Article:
Over the past two decades, the world has made tremendous progress in the fight against AIDS. It is nothing short of remarkable.
I think back to the days of the early Nineties, when it seemed that AIDS was a pandemic that could never be stopped and a symbol of all that was wrong in the world. It became the defining issue of my generation.
Today is World AIDS Day. And today, I will be attending a panel discussion on AIDS in Washington D.C. that includes President Clinton, Bono and many others-- public health workers, activists, corporations-- who have worked constantly to make sure the progress continues.
And while today we all see optimistic symbols of our awareness about AIDS -- like the turning of the facade of the Empire State Building red-- the most amazing sign of progress is that we can even consider making this statement:
"We could have an AIDS-free generation by 2015."
That's the topic of the panel discussion. It's the goal and commitment of our long-time partner, (RED). And it's a much-needed reminder that the combination of hope, commitment and action can achieve nearly anything.
But I'm also reminded of the need to sustain. There is a real possibility of ending the transmission of HIV from a mother to her child in just a few years. Right now, still nearly 1,000 HIV-positive children are born every day. And while six million people are still alive because they've received treatment for AIDS-- largely because of access to life-saving medication that now costs just 40 cents a day-- the work is far from done.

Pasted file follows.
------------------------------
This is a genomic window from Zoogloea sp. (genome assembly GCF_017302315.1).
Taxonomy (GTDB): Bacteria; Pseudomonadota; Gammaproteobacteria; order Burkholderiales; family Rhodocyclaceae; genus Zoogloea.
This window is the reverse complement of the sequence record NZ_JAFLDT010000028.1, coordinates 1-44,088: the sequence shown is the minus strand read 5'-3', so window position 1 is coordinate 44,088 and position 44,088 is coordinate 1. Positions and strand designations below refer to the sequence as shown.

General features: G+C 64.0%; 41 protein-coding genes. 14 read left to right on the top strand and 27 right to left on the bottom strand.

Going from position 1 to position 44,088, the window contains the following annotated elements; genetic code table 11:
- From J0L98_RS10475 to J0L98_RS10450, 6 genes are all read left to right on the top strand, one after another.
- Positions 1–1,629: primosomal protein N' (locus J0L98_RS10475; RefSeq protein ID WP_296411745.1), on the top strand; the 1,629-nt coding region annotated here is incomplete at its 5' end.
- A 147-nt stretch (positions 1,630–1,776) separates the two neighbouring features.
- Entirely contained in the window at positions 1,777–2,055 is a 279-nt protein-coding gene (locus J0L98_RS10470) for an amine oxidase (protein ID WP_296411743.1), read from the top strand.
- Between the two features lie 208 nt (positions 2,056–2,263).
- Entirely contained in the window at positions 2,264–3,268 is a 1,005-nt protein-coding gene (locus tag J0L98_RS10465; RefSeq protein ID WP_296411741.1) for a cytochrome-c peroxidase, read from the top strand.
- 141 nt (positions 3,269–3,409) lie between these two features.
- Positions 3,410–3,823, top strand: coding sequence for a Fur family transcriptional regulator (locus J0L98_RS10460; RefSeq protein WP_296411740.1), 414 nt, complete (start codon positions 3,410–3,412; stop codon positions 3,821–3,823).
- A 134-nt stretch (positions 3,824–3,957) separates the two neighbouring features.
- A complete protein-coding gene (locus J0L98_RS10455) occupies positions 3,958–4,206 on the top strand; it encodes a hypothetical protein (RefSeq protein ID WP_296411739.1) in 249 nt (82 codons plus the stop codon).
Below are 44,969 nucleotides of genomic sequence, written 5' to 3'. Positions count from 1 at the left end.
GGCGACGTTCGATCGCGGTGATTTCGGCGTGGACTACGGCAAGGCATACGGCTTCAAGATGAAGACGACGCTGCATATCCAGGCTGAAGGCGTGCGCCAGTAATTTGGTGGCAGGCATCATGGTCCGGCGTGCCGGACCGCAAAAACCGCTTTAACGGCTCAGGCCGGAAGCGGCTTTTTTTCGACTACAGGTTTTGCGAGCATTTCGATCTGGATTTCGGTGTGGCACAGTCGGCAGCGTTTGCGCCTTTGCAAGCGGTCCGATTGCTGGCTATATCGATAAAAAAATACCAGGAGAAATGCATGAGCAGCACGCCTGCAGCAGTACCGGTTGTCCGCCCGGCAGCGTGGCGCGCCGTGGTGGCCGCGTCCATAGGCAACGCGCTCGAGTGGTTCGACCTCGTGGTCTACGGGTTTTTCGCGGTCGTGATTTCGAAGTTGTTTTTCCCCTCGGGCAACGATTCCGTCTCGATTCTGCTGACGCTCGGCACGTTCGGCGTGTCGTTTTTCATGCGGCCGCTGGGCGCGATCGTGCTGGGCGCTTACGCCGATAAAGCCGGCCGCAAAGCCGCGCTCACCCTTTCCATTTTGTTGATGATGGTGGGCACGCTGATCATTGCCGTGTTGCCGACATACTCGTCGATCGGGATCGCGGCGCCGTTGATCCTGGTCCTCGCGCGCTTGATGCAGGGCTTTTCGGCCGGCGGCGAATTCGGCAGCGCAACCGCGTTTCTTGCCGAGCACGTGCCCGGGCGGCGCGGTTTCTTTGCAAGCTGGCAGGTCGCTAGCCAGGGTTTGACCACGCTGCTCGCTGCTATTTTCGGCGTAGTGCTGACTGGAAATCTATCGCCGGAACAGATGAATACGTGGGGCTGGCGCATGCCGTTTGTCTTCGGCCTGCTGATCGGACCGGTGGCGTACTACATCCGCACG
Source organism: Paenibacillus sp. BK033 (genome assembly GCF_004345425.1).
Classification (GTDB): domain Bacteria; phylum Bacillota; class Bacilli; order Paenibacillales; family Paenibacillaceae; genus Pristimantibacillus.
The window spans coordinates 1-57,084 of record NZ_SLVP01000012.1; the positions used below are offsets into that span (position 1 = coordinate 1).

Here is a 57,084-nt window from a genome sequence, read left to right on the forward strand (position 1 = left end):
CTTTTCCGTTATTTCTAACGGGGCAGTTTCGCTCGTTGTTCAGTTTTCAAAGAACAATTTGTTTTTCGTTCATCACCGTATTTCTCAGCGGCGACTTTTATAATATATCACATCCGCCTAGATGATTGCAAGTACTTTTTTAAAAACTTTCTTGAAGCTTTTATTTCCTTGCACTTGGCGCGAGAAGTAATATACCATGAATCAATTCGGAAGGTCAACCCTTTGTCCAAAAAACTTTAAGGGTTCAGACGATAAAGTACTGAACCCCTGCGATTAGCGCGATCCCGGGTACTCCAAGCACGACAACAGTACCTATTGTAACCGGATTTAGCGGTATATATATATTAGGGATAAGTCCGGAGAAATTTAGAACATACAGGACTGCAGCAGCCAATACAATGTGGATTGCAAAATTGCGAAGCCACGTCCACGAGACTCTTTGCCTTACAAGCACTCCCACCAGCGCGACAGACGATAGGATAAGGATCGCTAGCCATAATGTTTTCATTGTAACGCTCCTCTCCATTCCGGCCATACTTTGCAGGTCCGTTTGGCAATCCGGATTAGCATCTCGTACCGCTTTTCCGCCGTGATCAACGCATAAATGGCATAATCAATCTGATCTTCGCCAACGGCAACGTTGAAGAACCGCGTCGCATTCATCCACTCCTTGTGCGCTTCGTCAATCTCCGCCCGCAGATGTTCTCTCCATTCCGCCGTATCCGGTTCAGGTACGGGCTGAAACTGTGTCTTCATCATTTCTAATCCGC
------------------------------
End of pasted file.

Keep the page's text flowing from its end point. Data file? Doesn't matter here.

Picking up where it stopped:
That's why I'm incredibly proud to be part of a company like Gap, that continues to support organizations like (RED) and the Global Fund.
As a founding partner of (RED)Gap has raised millions of dollars to help fight AIDS. Today, to mark World AIDS Day, we launched two limited-edition T-shirts that benefit the Global Fund to Fight AIDS, TB and Malaria. The shirts are selling fast, proof that our customers join us in our belief that we can make the world a brighter place.
There are other things you can do today to stay involved: (RED) and ONE are joining forces to create a digital quilt, where you can pledge to do your part, however big or small, to help this effort. It's an updated version of the AIDS quilts of yesterday, which were designed to remember those who lost their battle with AIDS. The new digital quilt allows you to share your commitment to end the pandemic and encourage others to do the same.
I'm privileged to be in D.C. today, representing Gap and witnessing the impact that people like you have already had in saving the lives of millions. And I'm energized to consider that the end may soon be near: an AIDS-free generation. Inconceivable just two decades ago. Possible today. Achievable in the near future, if we continue to try and make it so.